Groundhogs are often called whistlepigs due to their tendency to squeal when attacked or to warn their young of approaching danger.

The sides of highways are an assault on the senses, with hot blasts of wind radiating from the busy roads bringing pungent fumes and loud noises that overwhelm most wildlife that approach. Many times, wildlife stumbling onto a highway are forced to quickly turn back or face a quick death attempting to cross through a seemingly endless stampede of automobiles.

Even though some highways pass through dense and largely undisturbed natural lands, many of the local residents shy away from highways due to these offensive and dangerous aspects.

There is one North American mammal that doesn’t seem to mind the road one bit, however.

Groundhogs are one of the most commonly seen roadside wanderers. In fact, these rodents can get so comfortable with the flow of vehicles that they sit dangerously close to the edge while they munch on their favorite grasses. Groundhogs aren’t only found by the side of the road; these animals have in large part benefited by human developments and take up residence in many of our parks, farms, yards and other grassland-type areas where they have ready access to the grasses, berries and weeds that they constantly stuff themselves on.

Groundhogs go by many common names including woodchucks (he-chucks and she-chucks), thickwood badgers and even whistlepigs due to their tendency to squeal when attacked or to warn their young of approaching danger.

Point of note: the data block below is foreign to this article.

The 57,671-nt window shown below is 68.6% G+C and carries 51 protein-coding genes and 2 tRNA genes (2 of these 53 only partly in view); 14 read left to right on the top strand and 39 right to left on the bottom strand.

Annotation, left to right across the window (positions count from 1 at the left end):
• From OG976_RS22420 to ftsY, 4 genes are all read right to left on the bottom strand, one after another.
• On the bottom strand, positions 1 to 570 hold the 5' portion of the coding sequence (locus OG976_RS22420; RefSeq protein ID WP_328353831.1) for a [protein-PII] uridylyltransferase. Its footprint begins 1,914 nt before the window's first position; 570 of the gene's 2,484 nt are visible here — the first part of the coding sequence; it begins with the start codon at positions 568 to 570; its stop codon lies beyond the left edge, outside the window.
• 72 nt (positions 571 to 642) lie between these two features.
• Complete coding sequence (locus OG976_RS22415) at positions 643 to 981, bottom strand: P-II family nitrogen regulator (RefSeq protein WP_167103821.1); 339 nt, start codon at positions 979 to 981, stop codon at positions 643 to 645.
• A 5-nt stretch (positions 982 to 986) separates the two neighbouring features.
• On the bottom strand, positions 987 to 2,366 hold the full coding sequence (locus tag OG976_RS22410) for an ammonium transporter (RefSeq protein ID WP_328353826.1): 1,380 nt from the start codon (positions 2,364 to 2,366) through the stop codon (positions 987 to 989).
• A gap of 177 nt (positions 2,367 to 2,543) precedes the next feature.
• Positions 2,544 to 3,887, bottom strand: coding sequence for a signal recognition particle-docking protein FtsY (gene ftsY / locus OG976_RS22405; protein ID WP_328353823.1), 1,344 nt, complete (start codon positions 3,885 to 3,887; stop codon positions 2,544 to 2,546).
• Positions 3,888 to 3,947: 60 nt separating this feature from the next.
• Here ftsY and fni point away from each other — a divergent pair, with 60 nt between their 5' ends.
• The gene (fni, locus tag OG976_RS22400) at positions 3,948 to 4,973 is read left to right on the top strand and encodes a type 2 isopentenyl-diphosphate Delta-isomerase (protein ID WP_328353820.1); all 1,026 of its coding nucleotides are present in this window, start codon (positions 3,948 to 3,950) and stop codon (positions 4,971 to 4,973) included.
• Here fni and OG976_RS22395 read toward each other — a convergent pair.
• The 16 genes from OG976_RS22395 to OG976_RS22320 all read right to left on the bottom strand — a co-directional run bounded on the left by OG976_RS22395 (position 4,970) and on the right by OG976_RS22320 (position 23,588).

They are the largest members of the squirrel family in North America, using their strong and stout bodies to dig burrows to take shelter from bad weather and predators.

Groundhog burrows are usually around 30 feet long and an average of 3 feet underground, with up to five multiple entrances and branching rooms. These glamorous abodes are only built for one. Groundhogs normally live alone, and females tend to live with their young for just a few short months until their company is no longer able to be tolerated.

Most groundhogs have summer homes in lush grasslands and winter pads in protected forest environments, where they settle down in late fall and hibernate throughout the winter.

In the summer they are rarely found far from an entrance to their burrow, and whistlepigs quickly retreat to their safehouse in the event of danger. Although their large size enables them to ward off most other common squirrel predators, coyotes, foxes and dogs still pose dangerous threats.

Even though groundhog tunnels are large and can sometimes be under buildings or other structures, in general they do not compromise the structural integrity of the aboveground construction unless there are immense colonies in the area.

Woodchucks can usually be a much greater threat to the garden, where a single marmot can destroy a plant in an afternoon’s work. Having a dog sometimes helps with this, as their repeated presence and smell in the garden can deter groundhogs from getting too close. Other than that, however, erecting a fence that is 3 foot high and buried 10 inches deep will be the best bet at keeping these tenacious nibblers away. Groundhogs actually perform important soil mixing and aeration by excavating their tunnels and are a benefit to any environment despite their hungry nature.

If you notice burrow entrances in an area that are a hazard or otherwise unwanted, after any young have moved on (around July 1), stuff rags covered in olive oil into all of the entrances but one. The rags will begin to give off odors that the groundhogs find distasteful, prompting them to relocate to another location that is hopefully better for all parties involved.

Brannen Basham and his wife, Jill Jacobs, operate Spriggly’s Beescaping, a business dedicated to the preservation of pollinators. Contact him at